Sun Sinking on Solar?

February 3, 2012 by  
Filed under Solar Energy Tips

Sun Sinking on Solar?

03/02/2012 , 11:02 AM by Liz Hedge

 We’ve been taking a closer look at renewable energies and electricity prices this week after Dugald received a flyer for a company offering solar systems at greatly reduced rates in NSW.

The Independent Pricing and Regulatory Tribunal (IPART) has some State government parameters to work with, and has the job of recommending any new pricing plans by April. Dugald spoke to the NSW Chairman of the Solar Energy Industries Association, Geoff Bragg about IPART’s draft policy and what could happen when the recommendations are handed down.

“At the moment there’s 12 retailers in NSW, seven of them are paying nothing for export and five of them are paying between 5.5 cents and 8 cents per kilowatt hour for exported energy,” says Mr Bragg, “So, in terms of a feed in tariff that’s the worst in Australia at the moment and when IPART makes its recommendations in April its draft report that was released in November is suggesting that they’ll be setting a…voluntary price for the retailers, they are going to set a target price that they believe the retailers ought to be paying for the energy and it’s suggested at about eight to 10 cents.”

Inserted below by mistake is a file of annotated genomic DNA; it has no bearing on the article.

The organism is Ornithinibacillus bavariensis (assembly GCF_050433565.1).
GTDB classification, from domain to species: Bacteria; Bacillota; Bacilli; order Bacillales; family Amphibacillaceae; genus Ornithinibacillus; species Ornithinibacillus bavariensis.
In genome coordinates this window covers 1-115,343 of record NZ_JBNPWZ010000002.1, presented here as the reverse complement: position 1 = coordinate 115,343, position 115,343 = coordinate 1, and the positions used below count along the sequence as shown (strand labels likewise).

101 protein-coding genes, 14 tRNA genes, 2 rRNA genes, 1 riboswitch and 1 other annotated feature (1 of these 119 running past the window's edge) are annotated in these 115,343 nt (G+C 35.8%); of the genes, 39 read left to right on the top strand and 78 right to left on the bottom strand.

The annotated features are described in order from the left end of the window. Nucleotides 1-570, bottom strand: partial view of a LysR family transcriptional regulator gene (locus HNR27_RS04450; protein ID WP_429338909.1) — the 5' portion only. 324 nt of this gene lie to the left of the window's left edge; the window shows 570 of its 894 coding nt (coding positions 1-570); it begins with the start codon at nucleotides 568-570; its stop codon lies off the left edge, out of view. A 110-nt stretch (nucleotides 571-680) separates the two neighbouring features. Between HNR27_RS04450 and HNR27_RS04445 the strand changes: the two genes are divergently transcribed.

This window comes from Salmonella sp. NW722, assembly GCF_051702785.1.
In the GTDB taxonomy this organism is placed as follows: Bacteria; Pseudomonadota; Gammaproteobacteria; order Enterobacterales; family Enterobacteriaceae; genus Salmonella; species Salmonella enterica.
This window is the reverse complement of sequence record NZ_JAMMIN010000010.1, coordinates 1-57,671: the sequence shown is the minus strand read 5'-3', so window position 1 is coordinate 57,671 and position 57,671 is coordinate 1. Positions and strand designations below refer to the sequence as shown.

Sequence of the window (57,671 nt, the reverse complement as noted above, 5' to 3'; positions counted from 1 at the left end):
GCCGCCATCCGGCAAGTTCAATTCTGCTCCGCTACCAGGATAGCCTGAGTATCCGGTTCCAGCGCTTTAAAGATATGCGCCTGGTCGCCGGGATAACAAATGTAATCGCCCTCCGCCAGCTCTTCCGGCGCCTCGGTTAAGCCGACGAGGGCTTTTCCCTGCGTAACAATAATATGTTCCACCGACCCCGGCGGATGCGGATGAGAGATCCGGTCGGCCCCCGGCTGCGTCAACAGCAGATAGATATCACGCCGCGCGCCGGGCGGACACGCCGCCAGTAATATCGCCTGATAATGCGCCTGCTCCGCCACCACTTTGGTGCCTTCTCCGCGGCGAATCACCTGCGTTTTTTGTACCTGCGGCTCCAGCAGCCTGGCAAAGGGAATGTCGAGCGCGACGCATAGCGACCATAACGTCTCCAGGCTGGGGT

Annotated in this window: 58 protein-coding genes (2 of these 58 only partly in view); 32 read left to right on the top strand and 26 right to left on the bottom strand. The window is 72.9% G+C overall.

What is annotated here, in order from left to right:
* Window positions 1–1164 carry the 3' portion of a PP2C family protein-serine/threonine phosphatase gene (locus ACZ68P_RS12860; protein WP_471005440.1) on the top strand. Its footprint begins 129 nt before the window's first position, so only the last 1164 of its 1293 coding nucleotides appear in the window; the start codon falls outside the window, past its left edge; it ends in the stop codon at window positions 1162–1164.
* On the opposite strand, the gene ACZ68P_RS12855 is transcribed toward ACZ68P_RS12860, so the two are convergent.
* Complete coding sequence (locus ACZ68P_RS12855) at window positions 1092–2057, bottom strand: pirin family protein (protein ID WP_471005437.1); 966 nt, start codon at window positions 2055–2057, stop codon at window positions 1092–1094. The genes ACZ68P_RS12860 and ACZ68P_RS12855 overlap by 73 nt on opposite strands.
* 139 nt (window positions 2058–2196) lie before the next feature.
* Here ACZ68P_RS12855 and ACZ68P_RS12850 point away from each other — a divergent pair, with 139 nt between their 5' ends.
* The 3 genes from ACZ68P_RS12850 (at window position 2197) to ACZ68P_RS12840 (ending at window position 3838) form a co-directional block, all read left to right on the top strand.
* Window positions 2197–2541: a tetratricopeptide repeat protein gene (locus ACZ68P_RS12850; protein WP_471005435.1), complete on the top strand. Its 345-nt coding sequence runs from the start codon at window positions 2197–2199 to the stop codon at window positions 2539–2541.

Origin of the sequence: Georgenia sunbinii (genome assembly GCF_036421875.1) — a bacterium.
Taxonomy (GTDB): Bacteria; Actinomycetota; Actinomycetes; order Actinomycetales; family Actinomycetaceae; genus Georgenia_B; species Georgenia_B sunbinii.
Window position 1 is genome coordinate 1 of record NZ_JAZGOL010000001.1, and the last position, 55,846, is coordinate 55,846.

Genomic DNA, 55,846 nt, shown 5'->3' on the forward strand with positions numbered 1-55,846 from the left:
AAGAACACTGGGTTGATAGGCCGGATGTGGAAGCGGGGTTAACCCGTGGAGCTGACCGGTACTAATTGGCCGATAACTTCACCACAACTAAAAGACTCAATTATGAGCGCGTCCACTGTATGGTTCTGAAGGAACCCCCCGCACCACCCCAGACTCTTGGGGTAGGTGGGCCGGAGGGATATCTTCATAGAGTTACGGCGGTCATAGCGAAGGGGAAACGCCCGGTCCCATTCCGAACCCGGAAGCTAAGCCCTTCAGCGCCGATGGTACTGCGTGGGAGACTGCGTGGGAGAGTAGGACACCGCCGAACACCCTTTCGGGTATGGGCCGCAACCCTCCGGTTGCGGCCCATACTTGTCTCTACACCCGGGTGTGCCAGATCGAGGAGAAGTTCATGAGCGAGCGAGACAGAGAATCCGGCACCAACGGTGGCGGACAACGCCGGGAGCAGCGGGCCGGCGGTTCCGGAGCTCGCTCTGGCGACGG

Today we heard from Rob Stokes, NSW Parliamentary Secretary for Renewable Energy about the state government’s role in the pricing process.

“Certainly they’ve been feed in tariffs all around the country and around the world and recent experience has been from virtually every jurisdiction is that those feed in tariffs have been wound back and the reason for that is that the price of solar components have fallen dramatically and so most governments were caught out offering very very high tariffs that actually forced other energy consumers to pay a premium when the cost of solar product was coming down so dramatically.”

We also heard from Pepe Clarke, CEO of the Nature Conservation Council of NSW on how to reduce electricity costs if you live in a rental property where installing solar isn’t an option. You can get some of those tips in the NSW Sustainable Renting Guide.


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